Roger Ballen (born in New York City, New York, United States, 1950) is an American photographer living in Johannesburg, South Africa, and working in its surrounds since the 1970s. His body of work, developed over a period of four decades, began in the documentary field but his approach has widened to allow for a fictionalised visual dialogue between individuals, their architectural space, found objects and domesticated animals. His approach has been hailed as among the most unusual and exciting developments in contemporary photography.
While Ballen’s work is often described as “dark”, he describes his photography as essentially psychological, and speaks of the images referring to humanity’s “shadow side”. He say: “Shadow is better than dark, because dark for a lot of people connotates evil, and I always say it’s just the opposite. […] The pictures shouldn’t be seen as dark, and I’m not quite clear what is ‘dark’, anyway.”
Critics have written about Ballen’s shift from depictions of the everyday to the creation of tableaux vivants noting that the dramatic arrangement has defied conventions of documentary photography.
In his preface to the second edition of Outland, art historian and curator Peter Weiermair has noted that Ballen’s move from the objective and representational to collaboration with his subjects has meant that he has forsaken the critical role as chronicler of events in favour of allowing his figures to become “protagonists in an existential drama”. In earlier works these were individuals experiencing the dissolution of one order in South Africa in place of another; in the process they retreated to hidden territories explored by Ballen.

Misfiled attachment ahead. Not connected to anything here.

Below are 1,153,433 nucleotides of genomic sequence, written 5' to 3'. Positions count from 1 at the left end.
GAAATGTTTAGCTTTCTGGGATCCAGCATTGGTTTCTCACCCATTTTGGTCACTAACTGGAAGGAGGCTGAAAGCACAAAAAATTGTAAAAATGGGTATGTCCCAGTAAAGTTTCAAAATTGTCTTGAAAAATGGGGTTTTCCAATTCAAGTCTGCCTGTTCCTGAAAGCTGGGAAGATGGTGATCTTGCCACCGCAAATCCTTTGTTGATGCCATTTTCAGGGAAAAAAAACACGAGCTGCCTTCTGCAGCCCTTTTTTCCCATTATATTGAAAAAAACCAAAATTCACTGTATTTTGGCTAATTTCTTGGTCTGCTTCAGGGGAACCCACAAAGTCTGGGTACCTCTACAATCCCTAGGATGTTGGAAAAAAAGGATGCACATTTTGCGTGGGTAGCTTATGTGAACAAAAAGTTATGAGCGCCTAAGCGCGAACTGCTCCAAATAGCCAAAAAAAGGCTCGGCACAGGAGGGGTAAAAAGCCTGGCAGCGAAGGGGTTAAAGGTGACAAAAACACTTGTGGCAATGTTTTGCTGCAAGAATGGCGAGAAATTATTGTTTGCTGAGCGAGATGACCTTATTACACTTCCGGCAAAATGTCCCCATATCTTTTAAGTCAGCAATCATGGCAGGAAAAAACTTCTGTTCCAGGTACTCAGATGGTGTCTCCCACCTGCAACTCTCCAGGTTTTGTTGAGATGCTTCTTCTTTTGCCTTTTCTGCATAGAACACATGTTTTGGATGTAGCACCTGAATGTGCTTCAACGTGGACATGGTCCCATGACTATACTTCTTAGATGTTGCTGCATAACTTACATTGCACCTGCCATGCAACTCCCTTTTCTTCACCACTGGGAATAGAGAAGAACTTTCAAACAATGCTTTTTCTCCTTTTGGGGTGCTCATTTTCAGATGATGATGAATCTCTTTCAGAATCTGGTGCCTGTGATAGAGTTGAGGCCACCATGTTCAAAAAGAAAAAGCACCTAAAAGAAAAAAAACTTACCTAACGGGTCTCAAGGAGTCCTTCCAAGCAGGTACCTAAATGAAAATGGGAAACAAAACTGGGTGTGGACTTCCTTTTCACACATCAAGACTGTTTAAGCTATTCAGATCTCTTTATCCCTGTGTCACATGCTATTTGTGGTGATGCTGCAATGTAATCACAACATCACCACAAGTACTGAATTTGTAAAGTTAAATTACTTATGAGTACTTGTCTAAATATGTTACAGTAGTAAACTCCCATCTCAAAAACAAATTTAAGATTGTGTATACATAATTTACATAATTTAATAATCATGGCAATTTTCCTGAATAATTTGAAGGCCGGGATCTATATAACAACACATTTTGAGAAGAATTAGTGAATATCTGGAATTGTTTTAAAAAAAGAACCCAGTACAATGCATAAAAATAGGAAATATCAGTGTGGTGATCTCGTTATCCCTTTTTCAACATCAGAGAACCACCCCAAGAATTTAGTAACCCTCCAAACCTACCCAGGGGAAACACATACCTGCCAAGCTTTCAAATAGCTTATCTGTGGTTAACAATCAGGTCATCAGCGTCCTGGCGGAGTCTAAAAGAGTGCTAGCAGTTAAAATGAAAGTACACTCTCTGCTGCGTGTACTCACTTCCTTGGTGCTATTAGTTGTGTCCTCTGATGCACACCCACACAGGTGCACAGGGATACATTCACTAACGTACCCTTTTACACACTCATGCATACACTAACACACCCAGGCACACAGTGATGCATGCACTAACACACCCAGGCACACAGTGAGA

Weiermair notes that the game of showing and seeing, involving model and photographer, is rendered irrelevant, while Didi Bozzini writes that the relation between Ballen and his subjects is disruptive of the laziness of our everyday gaze.
According to Weiermair, it is the archetypal character of the images that “touches our subconscious”, yet it is also through the conventions of black and white photography, outsider art and theatre of the absurd that we comprehend the interiority of Ballen’s landscapes. His practice has however been extended to include video and conceptual installations, allowing the photographic medium to be used to push the camera even further from its traditional role of “recording or capturing the real” while retaining its use as provocateur for an examination of all that is human, to paraphrase critic Robert J. C. Young.